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Show full transcript for Heat emergencies video

The body is very effective in maintaining the correct temperature in extreme conditions of heat and cold. We can go skiing in freezing cold conditions or lay on a hot sunny beach.

We control our temperature by various means. We remove or add clothing and we move into the shade or swim to cool down or go inside and sit by a heater to warm. These are conscious actions and choices we make. Our bodies also have an automatic thermostat, which maintains our temperature by adjusting circulation and heartbeat, as well controlling our environment. Our bodies shiver to warm us up and perspire to help us cool down.

Problems can occur when this thermostat does not function correctly due to extremes in temperature.

When the body heats up we can get HEAT EXHAUSTION. With this, the patient becomes very hot and sweaty and has increased respiration and distress. Heat exhaustion can be controlled by moving the patient into a cooler environment and giving him sips of water and keeping him calm.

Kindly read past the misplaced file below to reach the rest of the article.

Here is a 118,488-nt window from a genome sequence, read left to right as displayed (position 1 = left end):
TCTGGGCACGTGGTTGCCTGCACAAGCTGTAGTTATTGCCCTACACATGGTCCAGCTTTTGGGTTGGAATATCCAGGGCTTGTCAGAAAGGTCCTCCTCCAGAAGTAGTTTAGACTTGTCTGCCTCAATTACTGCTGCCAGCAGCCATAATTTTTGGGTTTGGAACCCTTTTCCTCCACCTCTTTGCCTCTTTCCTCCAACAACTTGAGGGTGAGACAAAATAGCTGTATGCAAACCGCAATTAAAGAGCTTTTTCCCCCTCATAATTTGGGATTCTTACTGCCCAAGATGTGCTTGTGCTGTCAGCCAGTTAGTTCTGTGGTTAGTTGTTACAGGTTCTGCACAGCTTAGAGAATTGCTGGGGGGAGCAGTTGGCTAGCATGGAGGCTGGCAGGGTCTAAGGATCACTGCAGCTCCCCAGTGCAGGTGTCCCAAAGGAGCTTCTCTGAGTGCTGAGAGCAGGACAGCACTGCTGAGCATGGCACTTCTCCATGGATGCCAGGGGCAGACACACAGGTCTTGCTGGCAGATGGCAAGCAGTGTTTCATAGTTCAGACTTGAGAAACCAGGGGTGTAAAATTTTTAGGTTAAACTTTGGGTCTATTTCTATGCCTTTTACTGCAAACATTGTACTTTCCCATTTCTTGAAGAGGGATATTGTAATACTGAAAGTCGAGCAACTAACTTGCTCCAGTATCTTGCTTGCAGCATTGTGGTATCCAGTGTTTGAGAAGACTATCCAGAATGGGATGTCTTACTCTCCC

HEAT STROKE is a much more serious condition. This is where the body's thermostat fails due to extreme temperature. With heat stroke, do not give the patient anything to drink. With heat stroke patients, the most obvious sign is that they no longer sweat and their skin is dry. This is because the body reduces blood supply to the non-vital organs (i.e. the skin) and this prevents perspiration.

Treatment includes cooling the person using cold wet towels or a hose until the emergency services arrive; keep monitoring the patient at all times for his ABCDs.

One important factor with any heat-related problem is dehydration. So whenever you are at extreme temperatures, ensure that you drink plenty of water to make sure that your body is hydrated enough to control its own temperature effectively.